In spite of the fact of the small, but important, detail of her apprenticeship – she has only been at it for a couple of months – Daugherty, who spends her Tuesday and Wednesday nights studying at the shop, explains the art of tattooing with the ease of an expert.
“You never wanna splatter.”
“You always gotta clean [the skin].”
“If you go too deep, you can shred the skin.”
“You always gotta remember to lubricate if because if you don’t, you get more skin up.”
Listening to Daugherty explain the process can easily make you forget she is only in the learning stages. These tidbits – essential rules to remember while prodding someone’s skin with a needle – all seem to be a natural part of her daily speech – something never taught to her but, instead, she always knew. What’s more, as she shifts positions from student to teacher, she carefully points out each step one by one, from beginning to end, from preparation to cleaning, making sure you understand what is going on. “It’s about perfection,” she asserts.
Her surprising expertise is something noticed by her teacher. According to Daugherty, Diaz has commented that she is advanced in terms of her drawings, which, she says, is flattering “on so many levels.”
Still, with the end result of perfection in her line of vision, she isn’t without her faults. “The only problem I am having right now is getting the rhythm down,” she says. “I want to be able to get a better control of line.”
But, Daugherty says, there is an easy solution to that: just listening to the circular rotating motion of the tattooing gun lets an artist know that what they’re doing, they’re doing right. And, with her mouth opened and her chin pressed to her chest, she imitates the obstreperous sound: “Wah wah wah.”
While absorbed in that telling “wah wah wah,” her focus on the tribal design of her fake skin unbreakable, she stops a relaxed Diaz, looking for some guidance.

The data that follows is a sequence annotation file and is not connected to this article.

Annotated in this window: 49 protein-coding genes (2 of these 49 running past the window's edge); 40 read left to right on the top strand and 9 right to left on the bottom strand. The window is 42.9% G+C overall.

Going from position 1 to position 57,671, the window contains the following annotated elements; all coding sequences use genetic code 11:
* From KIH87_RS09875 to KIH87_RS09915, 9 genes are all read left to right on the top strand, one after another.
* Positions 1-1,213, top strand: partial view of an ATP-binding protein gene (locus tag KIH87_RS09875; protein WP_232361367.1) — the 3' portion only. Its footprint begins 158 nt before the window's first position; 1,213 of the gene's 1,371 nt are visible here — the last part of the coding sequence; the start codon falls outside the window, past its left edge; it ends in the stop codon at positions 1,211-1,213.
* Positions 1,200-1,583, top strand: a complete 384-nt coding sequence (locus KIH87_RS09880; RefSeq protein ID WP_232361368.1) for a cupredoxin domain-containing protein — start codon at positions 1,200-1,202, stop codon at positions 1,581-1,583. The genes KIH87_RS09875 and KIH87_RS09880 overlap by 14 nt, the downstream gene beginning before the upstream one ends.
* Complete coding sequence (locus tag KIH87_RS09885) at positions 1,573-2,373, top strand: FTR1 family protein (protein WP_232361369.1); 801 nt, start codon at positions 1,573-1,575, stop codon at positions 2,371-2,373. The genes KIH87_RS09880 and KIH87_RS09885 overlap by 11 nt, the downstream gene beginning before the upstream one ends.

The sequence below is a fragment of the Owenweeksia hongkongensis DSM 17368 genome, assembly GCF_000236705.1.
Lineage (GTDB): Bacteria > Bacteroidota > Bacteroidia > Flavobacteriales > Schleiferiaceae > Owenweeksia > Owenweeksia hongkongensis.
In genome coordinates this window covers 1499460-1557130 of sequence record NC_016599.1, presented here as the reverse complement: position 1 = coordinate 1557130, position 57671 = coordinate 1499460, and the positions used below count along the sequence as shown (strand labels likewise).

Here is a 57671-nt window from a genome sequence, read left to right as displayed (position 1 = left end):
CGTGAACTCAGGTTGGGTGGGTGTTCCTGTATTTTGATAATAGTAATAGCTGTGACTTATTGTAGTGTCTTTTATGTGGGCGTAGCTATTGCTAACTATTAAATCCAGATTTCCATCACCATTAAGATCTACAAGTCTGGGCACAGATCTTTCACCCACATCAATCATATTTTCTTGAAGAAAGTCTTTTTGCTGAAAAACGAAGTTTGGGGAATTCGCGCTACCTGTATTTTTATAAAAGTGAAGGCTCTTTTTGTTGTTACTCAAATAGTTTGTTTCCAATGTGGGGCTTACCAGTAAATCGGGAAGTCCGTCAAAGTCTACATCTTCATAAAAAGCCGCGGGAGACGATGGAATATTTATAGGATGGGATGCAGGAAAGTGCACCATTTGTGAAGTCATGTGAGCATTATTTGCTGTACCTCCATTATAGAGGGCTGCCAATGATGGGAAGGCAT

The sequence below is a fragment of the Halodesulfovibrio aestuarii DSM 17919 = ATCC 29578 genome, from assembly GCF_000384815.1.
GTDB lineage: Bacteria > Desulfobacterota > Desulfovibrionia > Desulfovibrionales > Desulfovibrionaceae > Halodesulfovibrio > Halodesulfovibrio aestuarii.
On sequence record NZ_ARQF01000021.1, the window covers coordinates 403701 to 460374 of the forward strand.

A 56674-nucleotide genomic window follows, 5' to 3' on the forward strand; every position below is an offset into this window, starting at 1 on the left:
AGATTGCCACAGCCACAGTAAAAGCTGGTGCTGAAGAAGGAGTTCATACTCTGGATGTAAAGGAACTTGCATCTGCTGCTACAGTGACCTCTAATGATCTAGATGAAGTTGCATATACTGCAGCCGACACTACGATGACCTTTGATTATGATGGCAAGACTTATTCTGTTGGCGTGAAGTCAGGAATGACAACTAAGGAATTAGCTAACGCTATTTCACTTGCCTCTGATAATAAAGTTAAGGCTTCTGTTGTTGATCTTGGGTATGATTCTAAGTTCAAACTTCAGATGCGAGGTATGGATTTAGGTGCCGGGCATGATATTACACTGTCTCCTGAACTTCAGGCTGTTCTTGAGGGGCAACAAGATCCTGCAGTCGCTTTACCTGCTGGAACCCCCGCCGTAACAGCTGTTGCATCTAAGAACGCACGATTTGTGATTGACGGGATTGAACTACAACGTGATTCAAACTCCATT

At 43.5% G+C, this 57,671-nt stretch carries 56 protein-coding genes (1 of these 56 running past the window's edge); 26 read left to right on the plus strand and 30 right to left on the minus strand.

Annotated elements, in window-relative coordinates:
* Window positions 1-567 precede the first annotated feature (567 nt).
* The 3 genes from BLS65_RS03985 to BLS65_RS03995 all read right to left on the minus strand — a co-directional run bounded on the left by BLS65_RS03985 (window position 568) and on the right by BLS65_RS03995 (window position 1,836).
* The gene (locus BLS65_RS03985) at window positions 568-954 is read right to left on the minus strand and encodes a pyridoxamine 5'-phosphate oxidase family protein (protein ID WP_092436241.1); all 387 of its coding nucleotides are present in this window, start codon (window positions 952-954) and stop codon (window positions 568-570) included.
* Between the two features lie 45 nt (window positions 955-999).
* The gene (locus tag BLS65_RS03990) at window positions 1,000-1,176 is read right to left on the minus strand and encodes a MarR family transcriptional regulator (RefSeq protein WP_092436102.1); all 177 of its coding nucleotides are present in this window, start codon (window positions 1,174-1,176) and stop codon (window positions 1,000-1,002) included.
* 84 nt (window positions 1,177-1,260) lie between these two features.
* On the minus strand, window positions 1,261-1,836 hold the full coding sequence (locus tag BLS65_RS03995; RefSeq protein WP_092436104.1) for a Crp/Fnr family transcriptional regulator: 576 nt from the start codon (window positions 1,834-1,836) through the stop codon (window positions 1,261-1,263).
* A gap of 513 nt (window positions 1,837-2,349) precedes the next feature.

“I did it from here up. Is that satisfactory?” asks an inquisitive Daugherty, her voice chipper yet stained with worry over the accuracy of her work.
With a cool and distracted stance, he answers “Yeah.”
Armed with a 9 magnum tattooing gun in her hand, generally used for filling inside the lines, Daugherty is steadfast in her practice – at this moment, it’s a black-tinted tribal design, which Diaz has helped her freelance, that she is working on. “Tribal designs are generally harder to do,” she says, her head tilted downwards towards the fake skin she had her eyes fixed on all day.
“I think it’s good she’s trying to be a tattoo artist. I’m happy for her,” says Dick. “I hope she’s very successful.”
Even if it seems, on the surface, that Daugherty is fervent by her new career path, (“I would like to become a full-time artist,” she says. “I would love to tattoo and create children stories”), her promising future and hectic present are both bittersweet. “I feel bad because I don’t get to see my friends that often,” she says. Friends that, Daugherty feels, are “amazing for many reasons,” particularly for their support. “It’s good to know that the people surrounding you in your life are there for you.”
A sentiment echoed by the friends she loves. “She’s a sweetheart,” said close friend Casey Diebold, a 26-year-old illustration student at Pratt University. “And honestly, one of the hardest working people I’ve ever met.”